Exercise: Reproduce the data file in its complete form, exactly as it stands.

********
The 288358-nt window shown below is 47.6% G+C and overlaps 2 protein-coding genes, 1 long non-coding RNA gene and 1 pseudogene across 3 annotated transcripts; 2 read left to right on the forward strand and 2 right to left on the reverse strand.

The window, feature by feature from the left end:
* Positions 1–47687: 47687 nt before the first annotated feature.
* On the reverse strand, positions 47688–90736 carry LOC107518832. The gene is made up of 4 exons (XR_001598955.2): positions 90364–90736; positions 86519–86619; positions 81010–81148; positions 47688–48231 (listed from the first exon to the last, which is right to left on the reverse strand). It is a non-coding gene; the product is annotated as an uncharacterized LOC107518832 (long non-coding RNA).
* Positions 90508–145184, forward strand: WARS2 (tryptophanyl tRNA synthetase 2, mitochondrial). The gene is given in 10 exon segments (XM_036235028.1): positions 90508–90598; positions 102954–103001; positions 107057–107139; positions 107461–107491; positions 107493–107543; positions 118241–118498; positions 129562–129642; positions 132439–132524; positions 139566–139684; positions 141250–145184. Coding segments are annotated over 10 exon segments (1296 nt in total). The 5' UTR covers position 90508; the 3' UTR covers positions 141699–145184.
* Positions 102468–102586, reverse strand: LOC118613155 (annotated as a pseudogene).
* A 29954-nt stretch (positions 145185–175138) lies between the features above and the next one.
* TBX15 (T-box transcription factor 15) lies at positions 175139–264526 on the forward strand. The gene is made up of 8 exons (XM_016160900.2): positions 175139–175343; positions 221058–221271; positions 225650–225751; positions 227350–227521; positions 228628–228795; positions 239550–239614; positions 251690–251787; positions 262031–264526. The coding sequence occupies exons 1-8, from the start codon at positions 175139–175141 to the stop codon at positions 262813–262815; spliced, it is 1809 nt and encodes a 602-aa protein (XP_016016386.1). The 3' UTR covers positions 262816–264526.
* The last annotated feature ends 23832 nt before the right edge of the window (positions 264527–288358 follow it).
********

The 288358-nt window shown below is 47.6% G+C and overlaps 2 protein-coding genes, 1 long non-coding RNA gene and 1 pseudogene across 3 annotated transcripts; 2 read left to right on the forward strand and 2 right to left on the reverse strand.

The window, feature by feature from the left end:
* Positions 1–47687: 47687 nt before the first annotated feature.
* On the reverse strand, positions 47688–90736 carry LOC107518832. The gene is made up of 4 exons (XR_001598955.2): positions 90364–90736; positions 86519–86619; positions 81010–81148; positions 47688–48231 (listed from the first exon to the last, which is right to left on the reverse strand). It is a non-coding gene; the product is annotated as an uncharacterized LOC107518832 (long non-coding RNA).
* Positions 90508–145184, forward strand: WARS2 (tryptophanyl tRNA synthetase 2, mitochondrial). The gene is given in 10 exon segments (XM_036235028.1): positions 90508–90598; positions 102954–103001; positions 107057–107139; positions 107461–107491; positions 107493–107543; positions 118241–118498; positions 129562–129642; positions 132439–132524; positions 139566–139684; positions 141250–145184. Coding segments are annotated over 10 exon segments (1296 nt in total). The 5' UTR covers position 90508; the 3' UTR covers positions 141699–145184.
* Positions 102468–102586, reverse strand: LOC118613155 (annotated as a pseudogene).
* A 29954-nt stretch (positions 145185–175138) lies between the features above and the next one.
* TBX15 (T-box transcription factor 15) lies at positions 175139–264526 on the forward strand. The gene is made up of 8 exons (XM_016160900.2): positions 175139–175343; positions 221058–221271; positions 225650–225751; positions 227350–227521; positions 228628–228795; positions 239550–239614; positions 251690–251787; positions 262031–264526. The coding sequence occupies exons 1-8, from the start codon at positions 175139–175141 to the stop codon at positions 262813–262815; spliced, it is 1809 nt and encodes a 602-aa protein (XP_016016386.1). The 3' UTR covers positions 262816–264526.
* The last annotated feature ends 23832 nt before the right edge of the window (positions 264527–288358 follow it).